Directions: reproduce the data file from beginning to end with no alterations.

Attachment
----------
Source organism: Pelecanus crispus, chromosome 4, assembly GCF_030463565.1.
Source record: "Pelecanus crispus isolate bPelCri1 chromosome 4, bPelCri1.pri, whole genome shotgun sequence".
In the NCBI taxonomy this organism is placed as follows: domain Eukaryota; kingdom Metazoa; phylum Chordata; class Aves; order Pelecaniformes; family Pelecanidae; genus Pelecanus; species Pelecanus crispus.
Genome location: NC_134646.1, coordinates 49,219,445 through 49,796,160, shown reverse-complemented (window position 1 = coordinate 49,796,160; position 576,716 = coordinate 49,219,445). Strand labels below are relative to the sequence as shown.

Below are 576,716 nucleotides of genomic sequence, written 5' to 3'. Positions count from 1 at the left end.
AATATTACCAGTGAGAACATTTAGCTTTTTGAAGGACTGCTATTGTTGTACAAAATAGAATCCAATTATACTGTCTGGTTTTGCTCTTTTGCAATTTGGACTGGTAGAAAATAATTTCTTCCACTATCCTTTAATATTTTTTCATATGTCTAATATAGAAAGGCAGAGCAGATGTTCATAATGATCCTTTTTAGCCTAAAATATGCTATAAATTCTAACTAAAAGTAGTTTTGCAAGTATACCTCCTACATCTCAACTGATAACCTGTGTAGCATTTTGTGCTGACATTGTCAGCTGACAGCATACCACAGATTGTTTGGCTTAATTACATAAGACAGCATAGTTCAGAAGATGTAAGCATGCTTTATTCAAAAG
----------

Source organism: Pelecanus crispus, chromosome 4, assembly GCF_030463565.1.
Source record: "Pelecanus crispus isolate bPelCri1 chromosome 4, bPelCri1.pri, whole genome shotgun sequence".
In the NCBI taxonomy this organism is placed as follows: domain Eukaryota; kingdom Metazoa; phylum Chordata; class Aves; order Pelecaniformes; family Pelecanidae; genus Pelecanus; species Pelecanus crispus.
Genome location: NC_134646.1, coordinates 49,219,445 through 49,796,160, shown reverse-complemented (window position 1 = coordinate 49,796,160; position 576,716 = coordinate 49,219,445). Strand labels below are relative to the sequence as shown.

Below are 576,716 nucleotides of genomic sequence, written 5' to 3'. Positions count from 1 at the left end.
AATATTACCAGTGAGAACATTTAGCTTTTTGAAGGACTGCTATTGTTGTACAAAATAGAATCCAATTATACTGTCTGGTTTTGCTCTTTTGCAATTTGGACTGGTAGAAAATAATTTCTTCCACTATCCTTTAATATTTTTTCATATGTCTAATATAGAAAGGCAGAGCAGATGTTCATAATGATCCTTTTTAGCCTAAAATATGCTATAAATTCTAACTAAAAGTAGTTTTGCAAGTATACCTCCTACATCTCAACTGATAACCTGTGTAGCATTTTGTGCTGACATTGTCAGCTGACAGCATACCACAGATTGTTTGGCTTAATTACATAAGACAGCATAGTTCAGAAGATGTAAGCATGCTTTATTCAAAAG